Howard Stern is a filthy, profane, vulgar, obscene disgusting pig.

He shouldn’t be on the radio. He should be in the zoo.

Three cheers for Clear Channel Communication’s decision to pull his show off the air temporarily. It’s late, after all these years of smut-peddling on the radio, but the decision should be applauded.

It’s a smart move. It’s the right thing to do. It’s a good business decision. Anyone who believes in right and wrong ought to know that a slimebucket like Stern has no place on the public airwaves.

In good conscience, I can’t even describe adequately what Stern said on his program that got him suspended. All I will say is it had to to with the “n” word, anal sex, the size of certain parts of the male anatomy, etc. You get the idea – the usual Howard Stern, over-the-top, shock-jock antics.

It might make short-term sense for a company to pollute the air and water rather than dispose of waste responsibly. But, in the long term, it makes more sense not to kill your customers.

In the same way, our popular culture is becoming a moral cesspool, polluted by the likes of Stern, Janet Jackson, Viacom, CBS and a thousand other irresponsible clowns and corporations that will do whatever they can get away with for shock value, ratings and short-term advantage. Long term, it makes sense to police oneself in matters of media decency, too. Moral toxicity can be as lethal to a society as air and water pollution – maybe more so.

Let me make something very clear: Howard Stern was pulled from Clear Channel stations and warned to clean up his act by one broadcasting company. He wasn’t kicked off radio by the Federal Communications Commission.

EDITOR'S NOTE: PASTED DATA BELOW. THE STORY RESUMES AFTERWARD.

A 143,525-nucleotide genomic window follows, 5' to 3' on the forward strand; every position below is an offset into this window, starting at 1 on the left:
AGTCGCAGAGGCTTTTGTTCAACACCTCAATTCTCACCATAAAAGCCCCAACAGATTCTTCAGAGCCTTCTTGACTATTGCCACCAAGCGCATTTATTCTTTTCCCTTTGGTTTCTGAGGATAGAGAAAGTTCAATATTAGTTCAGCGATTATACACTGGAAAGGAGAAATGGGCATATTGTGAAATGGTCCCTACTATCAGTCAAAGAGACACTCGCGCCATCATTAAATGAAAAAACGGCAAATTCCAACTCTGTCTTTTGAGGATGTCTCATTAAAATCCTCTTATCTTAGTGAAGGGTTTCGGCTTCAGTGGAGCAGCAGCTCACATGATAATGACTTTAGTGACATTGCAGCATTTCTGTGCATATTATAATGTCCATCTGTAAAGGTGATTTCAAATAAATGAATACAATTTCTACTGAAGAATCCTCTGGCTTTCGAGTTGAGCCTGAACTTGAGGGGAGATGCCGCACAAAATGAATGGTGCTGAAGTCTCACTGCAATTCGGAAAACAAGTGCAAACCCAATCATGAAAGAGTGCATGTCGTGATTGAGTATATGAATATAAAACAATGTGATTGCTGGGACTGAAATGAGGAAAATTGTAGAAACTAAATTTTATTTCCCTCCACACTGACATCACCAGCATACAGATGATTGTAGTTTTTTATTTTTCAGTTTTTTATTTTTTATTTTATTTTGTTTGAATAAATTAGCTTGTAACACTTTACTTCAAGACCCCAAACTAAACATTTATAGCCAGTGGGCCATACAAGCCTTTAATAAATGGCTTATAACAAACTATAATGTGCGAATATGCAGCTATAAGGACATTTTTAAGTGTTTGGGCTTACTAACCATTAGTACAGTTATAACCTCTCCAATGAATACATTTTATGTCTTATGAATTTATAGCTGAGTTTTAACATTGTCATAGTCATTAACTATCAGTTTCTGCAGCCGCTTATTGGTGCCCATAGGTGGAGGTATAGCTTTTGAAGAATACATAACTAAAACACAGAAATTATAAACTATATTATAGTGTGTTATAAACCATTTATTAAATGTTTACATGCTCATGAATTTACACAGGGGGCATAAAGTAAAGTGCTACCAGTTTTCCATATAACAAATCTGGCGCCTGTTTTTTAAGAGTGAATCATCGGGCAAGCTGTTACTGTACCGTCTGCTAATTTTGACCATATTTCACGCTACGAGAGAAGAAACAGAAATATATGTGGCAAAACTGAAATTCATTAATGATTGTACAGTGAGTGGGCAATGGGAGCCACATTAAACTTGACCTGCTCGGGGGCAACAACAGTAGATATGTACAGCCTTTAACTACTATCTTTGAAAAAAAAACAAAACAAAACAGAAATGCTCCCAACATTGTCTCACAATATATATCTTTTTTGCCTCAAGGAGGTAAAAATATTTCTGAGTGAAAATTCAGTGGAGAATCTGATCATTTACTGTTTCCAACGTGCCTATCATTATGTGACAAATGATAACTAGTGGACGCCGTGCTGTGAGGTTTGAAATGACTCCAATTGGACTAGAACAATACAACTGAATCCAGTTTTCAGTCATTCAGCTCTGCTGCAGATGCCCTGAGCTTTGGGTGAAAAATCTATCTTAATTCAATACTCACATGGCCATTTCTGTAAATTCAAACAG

This is a case where a company is exercising good judgment and corporate responsibility to make the right call. This is a story of a broadcaster policing itself. What’s wrong with that?

This is not a censorship issue. It’s responsible decision by a broadcaster about the programming it offers. Yes, the Federal Communications Commission is beginning to take seriously its mission of policing the airwaves. Yes, I take a backseat to no one when it comes to fear of government.

But the Stern controversy is not about government’s heavy hand.

If it were up to me, we could run the entire federal government on 10 percent of what we spend today – and our country would be healthier, safer, freer.

The truth is we will be a lot closer to that goal when more individuals and companies in this country start making good, responsible, self-governing choices – as Clear Channel belatedly did with Howard Stern.

There are many reasons to worry about the government’s role in broadcasting. There are attempts to bring back the fairness doctrine. I agree some politicians would like to use that kind of legislation shut down the free flow of information on talk radio.

But matters of decency and obscenity are not the same as political speech. We should never make that mistake. Those of us with children understand how difficult it is to protect them, to shelter them, to preserve their innocence in today’s media environment.

Clear Channel made the right decision.

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